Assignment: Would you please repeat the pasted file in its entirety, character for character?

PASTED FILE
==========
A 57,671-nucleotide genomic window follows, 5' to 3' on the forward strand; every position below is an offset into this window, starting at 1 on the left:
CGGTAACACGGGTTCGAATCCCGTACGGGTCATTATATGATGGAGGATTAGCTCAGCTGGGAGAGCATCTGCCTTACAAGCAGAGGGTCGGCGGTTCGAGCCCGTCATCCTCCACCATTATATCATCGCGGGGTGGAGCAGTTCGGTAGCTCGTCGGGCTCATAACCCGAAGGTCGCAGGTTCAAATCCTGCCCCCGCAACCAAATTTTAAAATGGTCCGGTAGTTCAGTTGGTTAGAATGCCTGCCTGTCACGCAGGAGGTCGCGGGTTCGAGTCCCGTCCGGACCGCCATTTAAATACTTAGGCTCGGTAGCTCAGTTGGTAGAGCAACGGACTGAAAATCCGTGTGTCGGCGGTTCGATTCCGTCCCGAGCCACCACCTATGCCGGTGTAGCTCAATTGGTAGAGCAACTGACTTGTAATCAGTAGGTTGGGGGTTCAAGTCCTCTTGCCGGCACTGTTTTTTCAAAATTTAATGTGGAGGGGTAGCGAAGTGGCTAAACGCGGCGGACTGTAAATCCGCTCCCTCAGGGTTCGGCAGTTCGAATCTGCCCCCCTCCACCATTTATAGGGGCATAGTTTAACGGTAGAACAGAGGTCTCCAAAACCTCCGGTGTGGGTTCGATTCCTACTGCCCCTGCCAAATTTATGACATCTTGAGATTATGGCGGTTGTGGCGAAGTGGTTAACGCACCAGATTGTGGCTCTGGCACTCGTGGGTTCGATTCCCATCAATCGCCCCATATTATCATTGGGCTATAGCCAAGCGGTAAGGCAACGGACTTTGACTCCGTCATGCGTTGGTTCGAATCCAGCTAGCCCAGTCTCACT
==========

A 57,671-nucleotide genomic window follows, 5' to 3' on the forward strand; every position below is an offset into this window, starting at 1 on the left:
CGGTAACACGGGTTCGAATCCCGTACGGGTCATTATATGATGGAGGATTAGCTCAGCTGGGAGAGCATCTGCCTTACAAGCAGAGGGTCGGCGGTTCGAGCCCGTCATCCTCCACCATTATATCATCGCGGGGTGGAGCAGTTCGGTAGCTCGTCGGGCTCATAACCCGAAGGTCGCAGGTTCAAATCCTGCCCCCGCAACCAAATTTTAAAATGGTCCGGTAGTTCAGTTGGTTAGAATGCCTGCCTGTCACGCAGGAGGTCGCGGGTTCGAGTCCCGTCCGGACCGCCATTTAAATACTTAGGCTCGGTAGCTCAGTTGGTAGAGCAACGGACTGAAAATCCGTGTGTCGGCGGTTCGATTCCGTCCCGAGCCACCACCTATGCCGGTGTAGCTCAATTGGTAGAGCAACTGACTTGTAATCAGTAGGTTGGGGGTTCAAGTCCTCTTGCCGGCACTGTTTTTTCAAAATTTAATGTGGAGGGGTAGCGAAGTGGCTAAACGCGGCGGACTGTAAATCCGCTCCCTCAGGGTTCGGCAGTTCGAATCTGCCCCCCTCCACCATTTATAGGGGCATAGTTTAACGGTAGAACAGAGGTCTCCAAAACCTCCGGTGTGGGTTCGATTCCTACTGCCCCTGCCAAATTTATGACATCTTGAGATTATGGCGGTTGTGGCGAAGTGGTTAACGCACCAGATTGTGGCTCTGGCACTCGTGGGTTCGATTCCCATCAATCGCCCCATATTATCATTGGGCTATAGCCAAGCGGTAAGGCAACGGACTTTGACTCCGTCATGCGTTGGTTCGAATCCAGCTAGCCCAGTCTCACT